const { Schema } = mongoose;
    const userSchema = new Schema({
        username: {
            type: String,
            required: true
        },
        password: {
            type: String,
            required: true
        }
    });

    mongoose.models = {}
    const userModel = mongoose.model('User', userSchema);

    let password;

    if(!event.request.session || !event.request.session.length) {
        // new session, so fetch password from the db
        const username = event.request.userAttributes.email;
        const user = await userModel.findOne({ "username": username});
        password = user.password;
    } else {
        // There's an existing session. Don't generate new digits but
        // re-use the code from the current session. This allows the user to
        // make a mistake when keying in the code and to then retry, rather
        // the needing to e-mail the user an all new code again.    
        const previousChallenge = event.request.session.slice(-1)[0];
        password = previousChallenge.challengeMetadata.match(/PASSWORD-(\d*)/)[1];
    }

    // This is sent back to the client app
    event.response.publicChallengeParameters = { username: event.request.userAttributes.email };

    // Add the secret login code to the private challenge parameters
    // so it can be verified by the "Verify Auth Challenge Response" trigger
    event.response.privateChallengeParameters = { password };

    // Add the secret login code to the session so it is available
    // in a next invocation of the "Create Auth Challenge" trigger
    event.response.challengeMetadata = `PASSWORD-${password}`;

    mongoose.connection.close()
    return event;

}
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And define this lambda in template.yaml right before UserPool:

# Fetches password from existing user database
# And adds it to the event object,
# So that the next lambda can verify the response
  CreateAuthChallenge:
    Type: AWS::Serverless::Function
    Properties:
      CodeUri: lambda-triggers/02-create-auth-challenge/
      Handler: create-auth-challenge.handler
      Runtime: nodejs10.x
      Environment:
        Variables:
          DB_CONNECTION_STRING: !Ref DbConnectionString
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Don't forget to add invocation persmissions right after UserPool:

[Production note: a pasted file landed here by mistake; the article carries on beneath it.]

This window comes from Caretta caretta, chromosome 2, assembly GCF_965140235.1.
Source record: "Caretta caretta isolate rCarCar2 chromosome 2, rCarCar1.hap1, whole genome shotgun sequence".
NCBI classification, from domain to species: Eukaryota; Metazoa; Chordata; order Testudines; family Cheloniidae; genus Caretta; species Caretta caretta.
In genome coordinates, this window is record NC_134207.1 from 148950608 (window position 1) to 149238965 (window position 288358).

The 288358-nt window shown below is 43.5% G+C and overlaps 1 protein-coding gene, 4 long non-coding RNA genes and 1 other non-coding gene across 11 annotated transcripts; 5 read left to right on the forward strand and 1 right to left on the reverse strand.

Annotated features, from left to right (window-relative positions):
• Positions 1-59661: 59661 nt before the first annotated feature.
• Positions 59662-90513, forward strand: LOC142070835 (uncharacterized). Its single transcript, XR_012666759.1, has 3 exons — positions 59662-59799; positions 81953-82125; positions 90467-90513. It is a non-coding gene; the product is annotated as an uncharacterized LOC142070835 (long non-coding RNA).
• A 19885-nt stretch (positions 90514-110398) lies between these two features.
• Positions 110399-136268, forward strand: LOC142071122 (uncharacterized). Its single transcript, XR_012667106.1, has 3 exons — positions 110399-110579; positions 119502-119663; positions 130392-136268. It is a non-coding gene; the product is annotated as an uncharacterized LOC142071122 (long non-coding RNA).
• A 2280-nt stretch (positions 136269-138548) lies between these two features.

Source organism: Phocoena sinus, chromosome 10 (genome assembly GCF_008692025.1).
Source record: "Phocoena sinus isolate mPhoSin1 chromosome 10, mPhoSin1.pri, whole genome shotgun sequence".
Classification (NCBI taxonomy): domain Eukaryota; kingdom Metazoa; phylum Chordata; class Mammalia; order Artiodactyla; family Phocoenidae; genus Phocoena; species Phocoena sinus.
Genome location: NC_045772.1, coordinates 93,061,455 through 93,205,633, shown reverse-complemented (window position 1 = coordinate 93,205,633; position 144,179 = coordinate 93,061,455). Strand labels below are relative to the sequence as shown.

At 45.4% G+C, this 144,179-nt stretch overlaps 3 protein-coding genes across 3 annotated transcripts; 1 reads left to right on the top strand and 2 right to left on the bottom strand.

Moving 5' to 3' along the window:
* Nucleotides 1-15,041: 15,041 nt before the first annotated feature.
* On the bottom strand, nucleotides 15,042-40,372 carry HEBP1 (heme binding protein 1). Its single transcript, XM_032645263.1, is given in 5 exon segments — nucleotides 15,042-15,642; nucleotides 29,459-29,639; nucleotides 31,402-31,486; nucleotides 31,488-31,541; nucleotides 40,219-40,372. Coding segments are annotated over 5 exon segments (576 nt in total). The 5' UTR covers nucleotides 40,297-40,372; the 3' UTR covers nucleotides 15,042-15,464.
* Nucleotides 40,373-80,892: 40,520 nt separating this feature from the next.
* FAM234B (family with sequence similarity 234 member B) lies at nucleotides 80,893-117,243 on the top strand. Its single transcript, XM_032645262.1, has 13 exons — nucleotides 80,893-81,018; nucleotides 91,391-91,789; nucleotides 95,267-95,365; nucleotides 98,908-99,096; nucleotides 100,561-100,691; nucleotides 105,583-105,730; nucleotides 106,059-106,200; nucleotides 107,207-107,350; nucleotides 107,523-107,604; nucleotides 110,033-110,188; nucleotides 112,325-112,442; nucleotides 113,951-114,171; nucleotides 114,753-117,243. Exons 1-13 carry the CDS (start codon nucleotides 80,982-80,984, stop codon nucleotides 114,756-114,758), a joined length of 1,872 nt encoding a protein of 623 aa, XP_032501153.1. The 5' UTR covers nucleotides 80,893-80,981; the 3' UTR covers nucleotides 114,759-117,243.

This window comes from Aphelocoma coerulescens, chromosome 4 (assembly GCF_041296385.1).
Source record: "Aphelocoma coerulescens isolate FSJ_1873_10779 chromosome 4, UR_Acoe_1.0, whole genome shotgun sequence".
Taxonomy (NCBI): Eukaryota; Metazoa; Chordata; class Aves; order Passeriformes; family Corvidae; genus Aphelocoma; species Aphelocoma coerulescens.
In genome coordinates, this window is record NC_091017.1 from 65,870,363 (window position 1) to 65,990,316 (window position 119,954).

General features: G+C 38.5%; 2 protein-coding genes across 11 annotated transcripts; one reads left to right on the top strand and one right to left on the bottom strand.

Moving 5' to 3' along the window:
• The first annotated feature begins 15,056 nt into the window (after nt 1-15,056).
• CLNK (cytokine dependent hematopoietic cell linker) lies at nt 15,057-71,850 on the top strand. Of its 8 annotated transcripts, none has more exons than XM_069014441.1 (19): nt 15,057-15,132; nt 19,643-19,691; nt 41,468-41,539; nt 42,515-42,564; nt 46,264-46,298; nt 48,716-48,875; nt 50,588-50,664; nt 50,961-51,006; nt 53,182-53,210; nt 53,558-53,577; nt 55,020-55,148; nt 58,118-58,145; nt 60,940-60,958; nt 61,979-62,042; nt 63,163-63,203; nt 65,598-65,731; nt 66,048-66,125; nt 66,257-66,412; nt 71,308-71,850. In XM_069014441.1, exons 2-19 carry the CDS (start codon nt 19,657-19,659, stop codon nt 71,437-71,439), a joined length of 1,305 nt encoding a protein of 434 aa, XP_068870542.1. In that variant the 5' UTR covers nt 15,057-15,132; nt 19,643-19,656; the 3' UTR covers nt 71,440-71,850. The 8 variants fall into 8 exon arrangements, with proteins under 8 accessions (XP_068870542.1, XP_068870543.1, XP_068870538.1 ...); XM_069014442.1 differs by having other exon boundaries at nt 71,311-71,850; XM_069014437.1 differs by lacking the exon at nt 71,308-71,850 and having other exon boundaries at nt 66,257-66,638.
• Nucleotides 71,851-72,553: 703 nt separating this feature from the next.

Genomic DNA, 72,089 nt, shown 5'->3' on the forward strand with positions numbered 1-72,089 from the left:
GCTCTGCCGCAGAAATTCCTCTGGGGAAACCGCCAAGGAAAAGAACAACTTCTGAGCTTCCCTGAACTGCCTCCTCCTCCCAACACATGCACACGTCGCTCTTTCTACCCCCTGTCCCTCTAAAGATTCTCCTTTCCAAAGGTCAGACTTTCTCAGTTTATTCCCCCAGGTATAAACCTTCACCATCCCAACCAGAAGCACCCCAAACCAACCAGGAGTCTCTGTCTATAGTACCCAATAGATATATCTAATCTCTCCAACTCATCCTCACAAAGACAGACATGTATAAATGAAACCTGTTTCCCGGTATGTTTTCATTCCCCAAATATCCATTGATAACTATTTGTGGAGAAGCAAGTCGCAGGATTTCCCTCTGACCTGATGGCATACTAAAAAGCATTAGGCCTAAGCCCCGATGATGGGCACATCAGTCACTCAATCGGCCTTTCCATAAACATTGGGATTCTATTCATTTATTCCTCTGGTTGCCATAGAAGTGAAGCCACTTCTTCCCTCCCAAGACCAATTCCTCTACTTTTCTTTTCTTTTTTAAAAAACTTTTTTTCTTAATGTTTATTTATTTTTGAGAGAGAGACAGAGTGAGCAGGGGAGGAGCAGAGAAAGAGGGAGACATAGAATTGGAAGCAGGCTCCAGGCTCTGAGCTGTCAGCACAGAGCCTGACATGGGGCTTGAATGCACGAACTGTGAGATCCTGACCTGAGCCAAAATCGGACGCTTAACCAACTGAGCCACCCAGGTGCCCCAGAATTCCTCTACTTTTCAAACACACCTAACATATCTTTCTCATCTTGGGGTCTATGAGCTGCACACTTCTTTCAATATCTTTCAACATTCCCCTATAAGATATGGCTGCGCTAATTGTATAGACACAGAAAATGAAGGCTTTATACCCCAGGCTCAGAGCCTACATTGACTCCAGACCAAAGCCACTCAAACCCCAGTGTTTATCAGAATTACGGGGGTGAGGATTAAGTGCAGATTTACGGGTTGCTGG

CreateAuthChallengeInvocationPermission:
    Type: AWS::Lambda::Permission
    Properties:
      Action: lambda:InvokeFunction
      FunctionName: !GetAtt CreateAuthChallenge.Arn
      Principal: cognito-idp.amazonaws.com
      SourceArn: !GetAtt UserPool.Arn
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VerifyAuthChallenge Lambda

Last lambda will compare hashed user input for password with password hash fetched from the database.

Create new file verify-auth-challenge-response.js in infrastructure/lambda-triggers/03-verify-auth-challenge/ and add this code:

const md5 = require('md5');

module.exports.handler = async event => {
    const expectedAnswer = event.request.privateChallengeParameters.password; 
    if (md5(event.request.challengeAnswer) === expectedAnswer) {
        event.response.answerCorrect = true;
    } else {
        event.response.answerCorrect = false;
    }
    return event;
};
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Add it in template.yaml before UserPool:

# Compares provided answer with password provided
# By CreateAuthChallenge lambda in the previous call
  VerifyAuthChallengeResponse:
    Type: AWS::Serverless::Function
    Properties:
      CodeUri: lambda-triggers/03-verify-auth-challenge/
      Handler: verify-auth-challenge-response.handler
      Runtime: nodejs10.x
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And after UserPool:

VerifyAuthChallengeResponseInvocationPermission:
    Type: AWS::Lambda::Permission
    Properties:
      Action: lambda:InvokeFunction
      FunctionName: !GetAtt VerifyAuthChallengeResponse.Arn
      Principal: cognito-idp.amazonaws.com
      SourceArn: !GetAtt UserPool.Arn
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And done! Now we have setup our backend for custom authentication flow, that will fetch user password hash from the database and compare it to the hashed input.

Deployment

In the infrastructure/ directory create package.json:

{
    "name": "cognito-email-auth-backend",
    "version": "1.0.0",
    "description": "This is a sample template for cognito-sam - Below is a brief explanation of what we have generated for you:",
    "main": "index.js",
    "scripts": {
      "test": "echo \"Error: no test specified\" && exit 1",
      "postinstall": "cd ./lambda-triggers/create-auth-challenge && npm i && cd -",
      "package": "sam package --template-file template.yaml --output-template-file packaged.yaml --s3-bucket ${S3_BUCKET_NAME}",